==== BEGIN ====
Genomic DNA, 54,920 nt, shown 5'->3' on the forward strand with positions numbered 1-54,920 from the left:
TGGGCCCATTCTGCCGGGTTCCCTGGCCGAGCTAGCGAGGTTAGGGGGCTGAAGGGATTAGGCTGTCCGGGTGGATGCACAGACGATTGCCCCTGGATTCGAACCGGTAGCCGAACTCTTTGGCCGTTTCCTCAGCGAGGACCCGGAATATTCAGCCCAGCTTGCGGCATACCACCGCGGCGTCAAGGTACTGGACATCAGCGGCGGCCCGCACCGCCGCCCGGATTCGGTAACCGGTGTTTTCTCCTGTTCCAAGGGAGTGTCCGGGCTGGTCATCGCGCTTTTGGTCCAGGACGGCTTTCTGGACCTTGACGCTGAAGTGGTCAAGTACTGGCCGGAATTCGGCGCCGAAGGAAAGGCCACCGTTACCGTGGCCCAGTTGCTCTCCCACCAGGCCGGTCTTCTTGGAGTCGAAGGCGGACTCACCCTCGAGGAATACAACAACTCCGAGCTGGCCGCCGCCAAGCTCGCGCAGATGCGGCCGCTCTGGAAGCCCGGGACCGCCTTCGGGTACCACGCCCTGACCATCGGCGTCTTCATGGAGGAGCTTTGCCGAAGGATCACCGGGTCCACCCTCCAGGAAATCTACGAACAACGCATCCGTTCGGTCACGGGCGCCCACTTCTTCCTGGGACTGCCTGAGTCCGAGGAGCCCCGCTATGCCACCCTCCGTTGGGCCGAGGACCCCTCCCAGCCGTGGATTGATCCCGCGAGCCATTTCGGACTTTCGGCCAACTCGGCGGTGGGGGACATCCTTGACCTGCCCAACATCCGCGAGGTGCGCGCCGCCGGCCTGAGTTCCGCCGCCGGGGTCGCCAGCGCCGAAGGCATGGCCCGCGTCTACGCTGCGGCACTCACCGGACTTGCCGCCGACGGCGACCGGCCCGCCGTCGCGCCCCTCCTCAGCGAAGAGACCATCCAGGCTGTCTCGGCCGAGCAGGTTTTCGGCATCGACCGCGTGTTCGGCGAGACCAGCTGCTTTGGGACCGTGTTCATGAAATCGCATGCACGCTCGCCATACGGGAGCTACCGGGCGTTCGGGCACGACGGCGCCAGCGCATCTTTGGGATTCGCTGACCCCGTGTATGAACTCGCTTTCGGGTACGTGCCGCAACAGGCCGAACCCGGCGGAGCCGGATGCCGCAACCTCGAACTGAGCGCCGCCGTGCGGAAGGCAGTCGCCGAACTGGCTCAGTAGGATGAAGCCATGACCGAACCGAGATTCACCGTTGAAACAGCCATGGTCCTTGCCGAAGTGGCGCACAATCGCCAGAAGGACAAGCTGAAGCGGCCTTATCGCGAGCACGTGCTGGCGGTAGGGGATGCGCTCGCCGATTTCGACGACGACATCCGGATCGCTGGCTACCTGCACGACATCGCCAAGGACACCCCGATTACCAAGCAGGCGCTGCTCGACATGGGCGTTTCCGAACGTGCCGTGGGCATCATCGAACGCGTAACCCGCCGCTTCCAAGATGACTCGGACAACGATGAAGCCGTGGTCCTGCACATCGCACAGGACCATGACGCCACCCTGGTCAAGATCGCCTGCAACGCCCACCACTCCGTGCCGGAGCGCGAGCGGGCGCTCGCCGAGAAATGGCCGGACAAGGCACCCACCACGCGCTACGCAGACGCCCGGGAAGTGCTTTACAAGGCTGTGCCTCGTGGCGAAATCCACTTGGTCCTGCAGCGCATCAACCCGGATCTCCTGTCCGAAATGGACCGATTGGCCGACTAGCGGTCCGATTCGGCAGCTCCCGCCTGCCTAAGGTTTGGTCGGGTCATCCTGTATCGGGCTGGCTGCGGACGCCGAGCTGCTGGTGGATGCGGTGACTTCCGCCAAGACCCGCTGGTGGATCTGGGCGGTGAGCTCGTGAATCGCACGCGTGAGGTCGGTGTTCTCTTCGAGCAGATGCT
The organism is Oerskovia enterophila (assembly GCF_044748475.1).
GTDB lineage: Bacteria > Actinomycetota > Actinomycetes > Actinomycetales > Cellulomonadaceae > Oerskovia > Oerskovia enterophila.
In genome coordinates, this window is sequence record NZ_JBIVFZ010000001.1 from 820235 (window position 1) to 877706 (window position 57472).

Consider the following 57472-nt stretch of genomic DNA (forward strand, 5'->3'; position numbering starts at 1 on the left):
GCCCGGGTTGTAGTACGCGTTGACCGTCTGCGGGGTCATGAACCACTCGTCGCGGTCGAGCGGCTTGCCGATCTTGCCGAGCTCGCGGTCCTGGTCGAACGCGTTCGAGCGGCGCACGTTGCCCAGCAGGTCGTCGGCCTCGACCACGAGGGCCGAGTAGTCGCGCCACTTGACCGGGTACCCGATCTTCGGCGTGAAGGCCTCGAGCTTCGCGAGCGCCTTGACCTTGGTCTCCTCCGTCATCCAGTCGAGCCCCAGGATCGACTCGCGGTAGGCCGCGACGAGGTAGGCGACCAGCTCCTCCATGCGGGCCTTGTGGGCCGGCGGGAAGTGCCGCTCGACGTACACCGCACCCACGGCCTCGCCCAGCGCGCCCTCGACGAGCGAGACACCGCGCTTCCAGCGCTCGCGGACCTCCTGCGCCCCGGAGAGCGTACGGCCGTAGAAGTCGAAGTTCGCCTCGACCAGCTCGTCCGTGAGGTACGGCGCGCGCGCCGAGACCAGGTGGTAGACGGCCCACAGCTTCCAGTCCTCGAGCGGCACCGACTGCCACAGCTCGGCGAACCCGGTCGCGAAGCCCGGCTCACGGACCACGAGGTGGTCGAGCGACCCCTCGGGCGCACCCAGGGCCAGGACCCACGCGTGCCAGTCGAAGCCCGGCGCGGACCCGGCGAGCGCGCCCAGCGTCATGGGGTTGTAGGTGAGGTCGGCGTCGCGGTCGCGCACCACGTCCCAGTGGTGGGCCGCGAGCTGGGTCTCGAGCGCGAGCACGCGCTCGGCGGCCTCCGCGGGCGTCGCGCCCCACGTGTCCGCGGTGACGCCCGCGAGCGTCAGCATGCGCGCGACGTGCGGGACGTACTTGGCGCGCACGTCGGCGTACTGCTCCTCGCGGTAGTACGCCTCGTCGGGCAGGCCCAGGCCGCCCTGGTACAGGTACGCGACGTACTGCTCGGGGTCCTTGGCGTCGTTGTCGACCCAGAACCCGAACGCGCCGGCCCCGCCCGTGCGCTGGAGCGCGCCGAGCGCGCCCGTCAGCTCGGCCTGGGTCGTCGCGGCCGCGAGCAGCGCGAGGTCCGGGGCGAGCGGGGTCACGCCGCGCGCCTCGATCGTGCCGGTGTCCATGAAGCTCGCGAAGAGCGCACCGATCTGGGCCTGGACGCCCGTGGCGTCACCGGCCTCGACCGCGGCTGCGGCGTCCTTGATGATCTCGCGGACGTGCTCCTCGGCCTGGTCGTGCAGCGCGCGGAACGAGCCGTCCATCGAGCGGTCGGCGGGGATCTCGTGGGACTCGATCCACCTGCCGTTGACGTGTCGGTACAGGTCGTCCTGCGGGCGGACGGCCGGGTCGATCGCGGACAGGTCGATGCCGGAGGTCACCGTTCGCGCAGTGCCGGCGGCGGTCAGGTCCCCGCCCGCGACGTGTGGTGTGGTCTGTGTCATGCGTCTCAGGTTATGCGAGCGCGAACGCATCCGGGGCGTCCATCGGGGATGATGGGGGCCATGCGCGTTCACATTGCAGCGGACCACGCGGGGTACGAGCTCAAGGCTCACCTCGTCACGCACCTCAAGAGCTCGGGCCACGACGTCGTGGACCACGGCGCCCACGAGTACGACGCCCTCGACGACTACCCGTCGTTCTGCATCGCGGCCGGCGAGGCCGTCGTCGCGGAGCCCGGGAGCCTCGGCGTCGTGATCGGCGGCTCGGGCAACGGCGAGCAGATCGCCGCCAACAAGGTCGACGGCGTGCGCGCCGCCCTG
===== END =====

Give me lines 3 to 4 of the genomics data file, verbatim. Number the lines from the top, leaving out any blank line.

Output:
The organism is Oerskovia enterophila (assembly GCF_044748475.1).
GTDB lineage: Bacteria > Actinomycetota > Actinomycetes > Actinomycetales > Cellulomonadaceae > Oerskovia > Oerskovia enterophila.